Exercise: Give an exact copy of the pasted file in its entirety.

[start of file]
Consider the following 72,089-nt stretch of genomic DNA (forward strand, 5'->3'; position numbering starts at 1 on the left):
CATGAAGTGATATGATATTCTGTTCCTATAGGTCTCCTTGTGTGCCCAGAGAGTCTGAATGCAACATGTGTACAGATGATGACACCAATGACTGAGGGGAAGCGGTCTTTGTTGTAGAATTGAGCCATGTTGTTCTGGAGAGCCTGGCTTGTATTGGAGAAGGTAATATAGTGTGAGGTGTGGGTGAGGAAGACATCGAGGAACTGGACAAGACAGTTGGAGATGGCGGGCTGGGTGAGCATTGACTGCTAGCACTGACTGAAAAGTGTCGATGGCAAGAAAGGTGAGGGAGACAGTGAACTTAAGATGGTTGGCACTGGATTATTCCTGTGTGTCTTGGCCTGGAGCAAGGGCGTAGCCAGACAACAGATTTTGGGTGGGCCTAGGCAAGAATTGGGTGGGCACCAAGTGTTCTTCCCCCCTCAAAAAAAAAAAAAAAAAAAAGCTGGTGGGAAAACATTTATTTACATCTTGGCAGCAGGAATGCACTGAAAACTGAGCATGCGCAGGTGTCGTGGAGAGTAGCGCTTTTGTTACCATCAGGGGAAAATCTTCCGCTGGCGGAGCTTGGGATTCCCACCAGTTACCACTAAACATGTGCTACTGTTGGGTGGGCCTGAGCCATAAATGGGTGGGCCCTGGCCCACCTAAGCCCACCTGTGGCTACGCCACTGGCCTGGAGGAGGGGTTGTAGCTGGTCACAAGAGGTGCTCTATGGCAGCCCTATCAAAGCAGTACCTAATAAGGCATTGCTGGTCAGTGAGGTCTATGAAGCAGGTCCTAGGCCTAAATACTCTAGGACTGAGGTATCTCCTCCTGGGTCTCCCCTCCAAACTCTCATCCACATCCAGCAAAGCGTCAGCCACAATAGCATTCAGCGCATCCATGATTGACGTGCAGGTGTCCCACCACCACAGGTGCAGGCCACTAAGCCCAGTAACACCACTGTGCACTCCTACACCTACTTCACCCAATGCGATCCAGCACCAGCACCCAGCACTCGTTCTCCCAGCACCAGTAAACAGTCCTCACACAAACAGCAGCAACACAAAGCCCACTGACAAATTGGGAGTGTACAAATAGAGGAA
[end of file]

Consider the following 72,089-nt stretch of genomic DNA (forward strand, 5'->3'; position numbering starts at 1 on the left):
CATGAAGTGATATGATATTCTGTTCCTATAGGTCTCCTTGTGTGCCCAGAGAGTCTGAATGCAACATGTGTACAGATGATGACACCAATGACTGAGGGGAAGCGGTCTTTGTTGTAGAATTGAGCCATGTTGTTCTGGAGAGCCTGGCTTGTATTGGAGAAGGTAATATAGTGTGAGGTGTGGGTGAGGAAGACATCGAGGAACTGGACAAGACAGTTGGAGATGGCGGGCTGGGTGAGCATTGACTGCTAGCACTGACTGAAAAGTGTCGATGGCAAGAAAGGTGAGGGAGACAGTGAACTTAAGATGGTTGGCACTGGATTATTCCTGTGTGTCTTGGCCTGGAGCAAGGGCGTAGCCAGACAACAGATTTTGGGTGGGCCTAGGCAAGAATTGGGTGGGCACCAAGTGTTCTTCCCCCCTCAAAAAAAAAAAAAAAAAAAAGCTGGTGGGAAAACATTTATTTACATCTTGGCAGCAGGAATGCACTGAAAACTGAGCATGCGCAGGTGTCGTGGAGAGTAGCGCTTTTGTTACCATCAGGGGAAAATCTTCCGCTGGCGGAGCTTGGGATTCCCACCAGTTACCACTAAACATGTGCTACTGTTGGGTGGGCCTGAGCCATAAATGGGTGGGCCCTGGCCCACCTAAGCCCACCTGTGGCTACGCCACTGGCCTGGAGGAGGGGTTGTAGCTGGTCACAAGAGGTGCTCTATGGCAGCCCTATCAAAGCAGTACCTAATAAGGCATTGCTGGTCAGTGAGGTCTATGAAGCAGGTCCTAGGCCTAAATACTCTAGGACTGAGGTATCTCCTCCTGGGTCTCCCCTCCAAACTCTCATCCACATCCAGCAAAGCGTCAGCCACAATAGCATTCAGCGCATCCATGATTGACGTGCAGGTGTCCCACCACCACAGGTGCAGGCCACTAAGCCCAGTAACACCACTGTGCACTCCTACACCTACTTCACCCAATGCGATCCAGCACCAGCACCCAGCACTCGTTCTCCCAGCACCAGTAAACAGTCCTCACACAAACAGCAGCAACACAAAGCCCACTGACAAATTGGGAGTGTACAAATAGAGGAA